Connecticut University wins EPA recycling challenge
Central Connecticut State University was among five schools nationwide to win the Environmental Protection Agency (EPA) 2011 Game Day Challenge, a competition among colleges and universities nationwide with the goal of lowering waste generated at college football games and increasing participation in waste reduction programs.
As part of the challenge, 7 schools in New England and more than 75 schools across the nation designed a waste reduction plan for one 2011 regular season home football game, measured their results and submitted them to EPA.
Central Connecticut State University won in the Waste Minimization category, meaning they had the least amount of waste generated per attendee. Each attendee generated an average of .059 lbs. of waste at the game. Yale University came in second with an average of 2.19 lbs. of waste per attendee.
Other schools that participated in New England were Harvard University; the Campus Sustainability Initiative at the University of Massachusetts in Amherst; Brown University; the University of Rhode Island, and Bryant University.
Other categories and the winners were:
Diversion Rate Champion (Highest combined recycling and composting rate) – University of California, Davis.
Greenhouse Gas Reduction Champion (Greatest greenhouse gas reductions from diverting waste) – University of Virginia.
Recycling Champion (Highest recycling rate) – University of Virginia.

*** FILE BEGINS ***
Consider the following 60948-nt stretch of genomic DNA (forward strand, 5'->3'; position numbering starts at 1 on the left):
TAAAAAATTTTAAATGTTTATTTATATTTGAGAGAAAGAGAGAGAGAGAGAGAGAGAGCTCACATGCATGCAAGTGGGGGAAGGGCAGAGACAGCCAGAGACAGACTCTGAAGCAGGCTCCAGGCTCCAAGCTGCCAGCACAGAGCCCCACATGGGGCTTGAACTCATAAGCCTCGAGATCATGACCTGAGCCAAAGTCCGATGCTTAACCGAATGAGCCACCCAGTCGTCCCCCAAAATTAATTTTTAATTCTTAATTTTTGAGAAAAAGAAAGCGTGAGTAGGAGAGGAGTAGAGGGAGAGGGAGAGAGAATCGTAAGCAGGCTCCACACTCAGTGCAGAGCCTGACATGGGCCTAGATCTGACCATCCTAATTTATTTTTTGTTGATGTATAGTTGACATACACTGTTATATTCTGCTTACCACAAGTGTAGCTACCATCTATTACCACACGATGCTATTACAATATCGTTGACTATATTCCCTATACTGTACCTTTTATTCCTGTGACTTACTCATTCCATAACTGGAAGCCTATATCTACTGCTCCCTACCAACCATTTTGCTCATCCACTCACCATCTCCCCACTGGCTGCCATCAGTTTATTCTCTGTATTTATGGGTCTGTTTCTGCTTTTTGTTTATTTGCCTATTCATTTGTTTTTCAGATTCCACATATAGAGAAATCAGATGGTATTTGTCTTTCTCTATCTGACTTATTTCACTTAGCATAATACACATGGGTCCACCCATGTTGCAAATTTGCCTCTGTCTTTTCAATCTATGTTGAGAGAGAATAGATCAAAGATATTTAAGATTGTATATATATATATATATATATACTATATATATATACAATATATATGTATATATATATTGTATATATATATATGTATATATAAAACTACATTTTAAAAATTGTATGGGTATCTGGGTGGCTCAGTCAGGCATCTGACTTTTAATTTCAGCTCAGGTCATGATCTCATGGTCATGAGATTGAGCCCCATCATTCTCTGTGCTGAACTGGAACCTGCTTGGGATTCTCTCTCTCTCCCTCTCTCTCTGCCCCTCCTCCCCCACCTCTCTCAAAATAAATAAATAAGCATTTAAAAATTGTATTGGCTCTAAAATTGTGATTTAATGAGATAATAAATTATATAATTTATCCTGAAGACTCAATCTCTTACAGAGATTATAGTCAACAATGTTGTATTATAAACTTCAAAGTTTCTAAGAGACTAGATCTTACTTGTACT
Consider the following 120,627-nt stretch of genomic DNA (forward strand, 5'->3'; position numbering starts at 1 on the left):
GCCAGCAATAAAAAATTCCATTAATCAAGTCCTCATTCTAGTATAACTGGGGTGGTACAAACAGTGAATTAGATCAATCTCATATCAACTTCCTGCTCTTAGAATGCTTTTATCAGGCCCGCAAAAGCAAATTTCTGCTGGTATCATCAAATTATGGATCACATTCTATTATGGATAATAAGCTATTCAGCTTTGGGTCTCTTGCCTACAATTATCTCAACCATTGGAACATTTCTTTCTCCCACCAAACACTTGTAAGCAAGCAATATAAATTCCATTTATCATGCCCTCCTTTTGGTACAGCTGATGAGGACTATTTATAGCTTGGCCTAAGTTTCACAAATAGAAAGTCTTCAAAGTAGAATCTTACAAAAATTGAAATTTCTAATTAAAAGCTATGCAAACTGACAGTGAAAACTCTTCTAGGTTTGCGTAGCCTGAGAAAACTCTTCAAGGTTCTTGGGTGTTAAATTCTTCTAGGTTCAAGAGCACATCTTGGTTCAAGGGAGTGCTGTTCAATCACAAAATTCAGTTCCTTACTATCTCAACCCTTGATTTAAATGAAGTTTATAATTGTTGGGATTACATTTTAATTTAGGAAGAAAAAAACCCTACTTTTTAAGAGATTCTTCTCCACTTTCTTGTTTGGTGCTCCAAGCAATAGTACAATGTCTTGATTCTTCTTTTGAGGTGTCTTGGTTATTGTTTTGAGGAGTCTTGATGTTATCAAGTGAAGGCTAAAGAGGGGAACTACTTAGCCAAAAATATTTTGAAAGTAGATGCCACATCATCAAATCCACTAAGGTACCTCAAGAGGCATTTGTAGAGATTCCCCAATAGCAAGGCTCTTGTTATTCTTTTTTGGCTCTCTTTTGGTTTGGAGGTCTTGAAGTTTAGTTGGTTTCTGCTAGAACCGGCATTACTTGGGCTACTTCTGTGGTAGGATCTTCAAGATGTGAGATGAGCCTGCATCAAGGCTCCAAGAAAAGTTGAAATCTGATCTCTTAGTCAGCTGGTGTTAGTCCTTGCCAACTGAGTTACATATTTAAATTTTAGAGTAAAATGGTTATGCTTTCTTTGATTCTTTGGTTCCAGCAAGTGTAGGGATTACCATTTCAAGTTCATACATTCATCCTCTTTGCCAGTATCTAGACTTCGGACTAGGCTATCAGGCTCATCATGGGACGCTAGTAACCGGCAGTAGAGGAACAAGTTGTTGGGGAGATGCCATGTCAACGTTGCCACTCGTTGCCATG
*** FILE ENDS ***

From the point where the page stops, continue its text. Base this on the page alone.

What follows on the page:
Organics Reduction Champion (Highest organics reduction rate) – Marist College.
Participating colleges and universities, including 2.7 million fans, diverted more than 500,000 lbs. of waste from football games this fall, preventing nearly 810 metric tons of carbon dioxide emissions – equivalent to the annual emissions from 159 passenger vehicles.
These colleges and universities and their fans took one step further to green the gridiron and help build awareness around the importance of recycling, reducing and reusing. In 2010, Americans kept 85 million tons of waste out of landfills by recycling and composting, boosting the national recycling rate to 34 percent. Out of the 165 million tons of waste that went into landfills, food scraps made up 20 percent. Food is the single largest waste stream that ends up in landfills.
To address food waste, EPA’s Food Recovery Challenge under the Sustainable Materials Management program encourages schools to donate surplus and wholesome fresh food from sporting venues and cafeterias, instead of throwing it away.
The competition was sponsored by EPA’s WasteWise program, a voluntary program through which organizations eliminate costly municipal solid waste and select industrial wastes, benefiting their bottom line and the environment.